These settings are found at the top of
Vagrantfile. Edit them to suit your environment.
Set this to the version of IRIX you are installing. You must create a subdirectory in the
irix directory with the same name:
irixversion = '6.5'
These should be obvious - the network parameters for the target SGI machine:
clientname = 'indy' clientip = '192.168.42.100' clientether = '08:00:69:CA:FE:42'
These are the common network parameters for your subnet:
domain = 'sgi.halfmanhalftaco.com' netmask = '255.255.255.0'
This is the network configuration for the server VM. the
bridgenic parameter is the interface name for the NIC (on your host machine - not in the VM) that is connected to the network your target is on. Since interface names can vary wildly between operating systems, you can list your system's interfaces as seen by VirtualBox with
VBoxManage list bridgedifs - the
Name parameter is the one it expects.
hostip = '192.168.42.5' bridgenic = 'eth0'
NOTE: This VM starts a BOOTP server that will listen to broadcast traffic on your network. It is configured to ignore anything but the target system but if you have another DHCP/BOOTP server on the LAN segment the queries from the SGI hardware may get answered by your network's existing DHCP server which will cause problems. You may want to temporarily disable DHCP/BOOTP if you are running it on your LAN, configure it to not reply to queries from the SGI system, or put SGI hardware on a separate LAN (my recommendation).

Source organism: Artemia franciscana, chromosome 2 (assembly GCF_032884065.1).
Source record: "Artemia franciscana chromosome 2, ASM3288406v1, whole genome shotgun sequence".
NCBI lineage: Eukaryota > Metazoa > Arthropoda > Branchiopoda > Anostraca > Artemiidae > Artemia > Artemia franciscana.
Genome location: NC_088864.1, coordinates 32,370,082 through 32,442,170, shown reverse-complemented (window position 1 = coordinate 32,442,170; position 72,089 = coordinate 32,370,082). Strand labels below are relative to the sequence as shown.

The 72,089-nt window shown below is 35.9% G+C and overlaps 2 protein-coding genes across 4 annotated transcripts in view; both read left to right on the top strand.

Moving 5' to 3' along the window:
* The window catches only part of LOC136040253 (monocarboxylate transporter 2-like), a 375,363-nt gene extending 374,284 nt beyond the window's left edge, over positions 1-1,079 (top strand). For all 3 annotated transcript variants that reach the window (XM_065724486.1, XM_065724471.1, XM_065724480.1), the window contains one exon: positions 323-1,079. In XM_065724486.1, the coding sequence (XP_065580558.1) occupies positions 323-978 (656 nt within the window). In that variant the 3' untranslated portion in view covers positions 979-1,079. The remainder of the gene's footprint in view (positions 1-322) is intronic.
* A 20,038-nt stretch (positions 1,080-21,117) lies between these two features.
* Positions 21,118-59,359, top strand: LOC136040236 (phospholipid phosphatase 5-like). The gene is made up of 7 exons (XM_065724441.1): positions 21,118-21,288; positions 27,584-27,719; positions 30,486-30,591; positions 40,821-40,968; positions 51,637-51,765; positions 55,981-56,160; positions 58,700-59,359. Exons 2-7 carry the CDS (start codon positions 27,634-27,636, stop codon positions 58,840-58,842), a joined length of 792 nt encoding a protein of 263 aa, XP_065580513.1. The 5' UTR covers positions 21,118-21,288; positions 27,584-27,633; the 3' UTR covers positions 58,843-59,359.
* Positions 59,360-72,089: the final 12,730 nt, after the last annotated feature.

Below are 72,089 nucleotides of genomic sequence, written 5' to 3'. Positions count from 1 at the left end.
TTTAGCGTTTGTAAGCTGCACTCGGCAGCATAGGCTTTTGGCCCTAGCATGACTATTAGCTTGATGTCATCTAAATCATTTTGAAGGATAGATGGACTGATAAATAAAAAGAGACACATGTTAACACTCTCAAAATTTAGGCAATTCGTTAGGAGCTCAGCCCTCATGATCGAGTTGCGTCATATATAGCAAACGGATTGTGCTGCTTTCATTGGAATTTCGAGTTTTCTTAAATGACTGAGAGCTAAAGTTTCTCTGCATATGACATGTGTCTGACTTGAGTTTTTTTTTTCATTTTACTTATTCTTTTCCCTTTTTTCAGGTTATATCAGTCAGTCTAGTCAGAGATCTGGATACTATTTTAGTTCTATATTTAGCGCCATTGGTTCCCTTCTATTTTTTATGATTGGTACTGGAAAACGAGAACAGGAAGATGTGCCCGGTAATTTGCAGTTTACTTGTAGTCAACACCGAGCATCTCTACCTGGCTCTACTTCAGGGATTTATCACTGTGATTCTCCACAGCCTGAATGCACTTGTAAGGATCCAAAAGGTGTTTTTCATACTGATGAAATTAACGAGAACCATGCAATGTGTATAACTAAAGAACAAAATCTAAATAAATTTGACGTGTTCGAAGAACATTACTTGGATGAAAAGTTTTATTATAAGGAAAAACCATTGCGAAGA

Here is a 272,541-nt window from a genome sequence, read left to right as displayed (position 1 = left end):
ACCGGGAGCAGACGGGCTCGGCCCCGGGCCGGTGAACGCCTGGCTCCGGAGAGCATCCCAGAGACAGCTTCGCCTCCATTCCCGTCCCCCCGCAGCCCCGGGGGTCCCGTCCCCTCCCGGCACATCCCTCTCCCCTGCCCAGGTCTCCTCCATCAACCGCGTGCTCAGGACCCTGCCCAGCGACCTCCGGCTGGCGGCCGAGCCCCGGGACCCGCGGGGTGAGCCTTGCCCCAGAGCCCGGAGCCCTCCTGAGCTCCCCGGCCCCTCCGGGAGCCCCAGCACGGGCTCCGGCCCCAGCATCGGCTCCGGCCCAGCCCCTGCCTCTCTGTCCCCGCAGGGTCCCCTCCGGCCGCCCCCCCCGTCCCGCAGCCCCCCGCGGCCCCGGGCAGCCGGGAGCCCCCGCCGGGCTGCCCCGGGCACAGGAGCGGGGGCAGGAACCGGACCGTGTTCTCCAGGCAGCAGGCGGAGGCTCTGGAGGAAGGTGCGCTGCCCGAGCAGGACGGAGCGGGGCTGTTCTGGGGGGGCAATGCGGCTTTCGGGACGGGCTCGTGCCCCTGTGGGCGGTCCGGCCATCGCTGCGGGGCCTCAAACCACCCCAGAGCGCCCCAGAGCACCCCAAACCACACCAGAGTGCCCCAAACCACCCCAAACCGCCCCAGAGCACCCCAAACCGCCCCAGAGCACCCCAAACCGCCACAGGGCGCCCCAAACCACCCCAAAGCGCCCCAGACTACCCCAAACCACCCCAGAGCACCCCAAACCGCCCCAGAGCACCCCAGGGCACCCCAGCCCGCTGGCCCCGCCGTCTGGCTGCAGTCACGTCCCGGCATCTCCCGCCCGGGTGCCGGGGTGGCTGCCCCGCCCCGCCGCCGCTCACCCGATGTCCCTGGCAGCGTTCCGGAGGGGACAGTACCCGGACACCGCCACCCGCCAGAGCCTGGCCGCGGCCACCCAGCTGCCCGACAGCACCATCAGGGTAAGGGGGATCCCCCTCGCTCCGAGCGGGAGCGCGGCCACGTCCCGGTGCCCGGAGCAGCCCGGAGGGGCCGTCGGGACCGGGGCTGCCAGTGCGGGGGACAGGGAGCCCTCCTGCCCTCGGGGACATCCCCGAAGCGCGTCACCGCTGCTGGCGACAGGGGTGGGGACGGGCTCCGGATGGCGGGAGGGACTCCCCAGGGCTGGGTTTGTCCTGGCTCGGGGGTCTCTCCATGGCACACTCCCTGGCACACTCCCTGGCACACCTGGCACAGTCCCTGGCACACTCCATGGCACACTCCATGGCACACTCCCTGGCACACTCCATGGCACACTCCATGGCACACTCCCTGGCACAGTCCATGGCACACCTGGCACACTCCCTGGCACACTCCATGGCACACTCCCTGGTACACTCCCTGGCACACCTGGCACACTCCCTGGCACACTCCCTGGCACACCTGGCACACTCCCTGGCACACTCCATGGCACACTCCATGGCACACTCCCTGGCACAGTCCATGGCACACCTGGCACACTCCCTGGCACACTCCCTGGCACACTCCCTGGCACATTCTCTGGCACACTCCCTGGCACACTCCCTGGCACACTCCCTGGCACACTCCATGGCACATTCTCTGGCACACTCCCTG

IRIX Install Discs
Once you've imaged your SGI discs, you need to populate the
irix/ directory for irixboot to extract them. Within
irix/ should be directories with the names of the IRIX versions they contain. These version numbers must match what you configured earlier for the
irixversion parameter in
Vagrantfile. Within each of those directories must be subdirectories of arbitrary name, and any number of disk image files within those. Further levels of directory nesting are not currently supported.
Multiple files in one subdirectory will be extracted on top of each other. This is useful to avoid having to
open several distributions from the